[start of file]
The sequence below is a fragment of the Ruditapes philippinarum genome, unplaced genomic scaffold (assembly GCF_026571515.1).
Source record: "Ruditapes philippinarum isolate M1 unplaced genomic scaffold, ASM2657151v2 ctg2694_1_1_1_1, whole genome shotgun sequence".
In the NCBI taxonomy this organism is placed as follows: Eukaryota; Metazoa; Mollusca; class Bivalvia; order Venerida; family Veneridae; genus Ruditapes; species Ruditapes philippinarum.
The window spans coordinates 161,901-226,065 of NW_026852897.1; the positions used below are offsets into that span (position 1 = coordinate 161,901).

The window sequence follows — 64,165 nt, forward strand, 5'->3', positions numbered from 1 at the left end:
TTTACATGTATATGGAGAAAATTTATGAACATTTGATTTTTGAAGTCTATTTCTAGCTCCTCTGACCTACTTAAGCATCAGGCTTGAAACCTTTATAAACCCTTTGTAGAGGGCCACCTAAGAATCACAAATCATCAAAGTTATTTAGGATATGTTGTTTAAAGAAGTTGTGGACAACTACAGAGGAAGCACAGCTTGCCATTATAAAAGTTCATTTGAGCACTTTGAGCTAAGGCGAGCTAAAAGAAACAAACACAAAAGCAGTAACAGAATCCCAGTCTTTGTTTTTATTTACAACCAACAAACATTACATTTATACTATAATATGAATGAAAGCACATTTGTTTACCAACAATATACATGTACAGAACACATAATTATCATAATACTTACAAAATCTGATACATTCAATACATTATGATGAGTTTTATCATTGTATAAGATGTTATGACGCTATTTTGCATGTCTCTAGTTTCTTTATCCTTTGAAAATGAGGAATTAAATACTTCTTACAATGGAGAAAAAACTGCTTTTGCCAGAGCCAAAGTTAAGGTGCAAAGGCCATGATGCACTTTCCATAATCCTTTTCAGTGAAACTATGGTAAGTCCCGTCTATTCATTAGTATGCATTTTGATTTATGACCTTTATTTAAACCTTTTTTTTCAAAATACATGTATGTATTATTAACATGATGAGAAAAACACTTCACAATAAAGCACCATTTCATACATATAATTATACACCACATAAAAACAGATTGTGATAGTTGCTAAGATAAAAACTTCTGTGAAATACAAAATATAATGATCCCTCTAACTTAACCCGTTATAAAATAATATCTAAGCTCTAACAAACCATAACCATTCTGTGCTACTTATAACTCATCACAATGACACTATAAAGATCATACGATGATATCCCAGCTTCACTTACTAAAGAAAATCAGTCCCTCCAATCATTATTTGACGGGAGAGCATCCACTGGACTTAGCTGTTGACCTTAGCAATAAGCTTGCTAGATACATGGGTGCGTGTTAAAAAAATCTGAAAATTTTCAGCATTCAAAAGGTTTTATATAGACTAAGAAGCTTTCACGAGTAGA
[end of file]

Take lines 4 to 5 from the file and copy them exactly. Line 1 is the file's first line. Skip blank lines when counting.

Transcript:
The window spans coordinates 161,901-226,065 of NW_026852897.1; the positions used below are offsets into that span (position 1 = coordinate 161,901).

The window sequence follows — 64,165 nt, forward strand, 5'->3', positions numbered from 1 at the left end: